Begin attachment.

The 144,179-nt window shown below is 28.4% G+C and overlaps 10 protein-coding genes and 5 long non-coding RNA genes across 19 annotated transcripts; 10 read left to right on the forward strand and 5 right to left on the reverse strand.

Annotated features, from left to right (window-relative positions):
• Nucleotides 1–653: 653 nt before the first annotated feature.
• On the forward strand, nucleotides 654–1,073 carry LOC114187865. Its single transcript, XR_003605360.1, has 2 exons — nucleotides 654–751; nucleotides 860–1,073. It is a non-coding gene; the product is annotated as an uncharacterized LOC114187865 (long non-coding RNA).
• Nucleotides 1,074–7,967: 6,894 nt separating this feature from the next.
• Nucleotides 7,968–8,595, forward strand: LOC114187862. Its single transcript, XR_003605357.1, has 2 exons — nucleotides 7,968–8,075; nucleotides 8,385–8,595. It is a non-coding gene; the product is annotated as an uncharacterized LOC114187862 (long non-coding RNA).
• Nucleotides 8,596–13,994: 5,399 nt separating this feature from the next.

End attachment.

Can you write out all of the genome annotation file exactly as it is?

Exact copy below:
The 144,179-nt window shown below is 28.4% G+C and overlaps 10 protein-coding genes and 5 long non-coding RNA genes across 19 annotated transcripts; 10 read left to right on the forward strand and 5 right to left on the reverse strand.

Annotated features, from left to right (window-relative positions):
• Nucleotides 1–653: 653 nt before the first annotated feature.
• On the forward strand, nucleotides 654–1,073 carry LOC114187865. Its single transcript, XR_003605360.1, has 2 exons — nucleotides 654–751; nucleotides 860–1,073. It is a non-coding gene; the product is annotated as an uncharacterized LOC114187865 (long non-coding RNA).
• Nucleotides 1,074–7,967: 6,894 nt separating this feature from the next.
• Nucleotides 7,968–8,595, forward strand: LOC114187862. Its single transcript, XR_003605357.1, has 2 exons — nucleotides 7,968–8,075; nucleotides 8,385–8,595. It is a non-coding gene; the product is annotated as an uncharacterized LOC114187862 (long non-coding RNA).
• Nucleotides 8,596–13,994: 5,399 nt separating this feature from the next.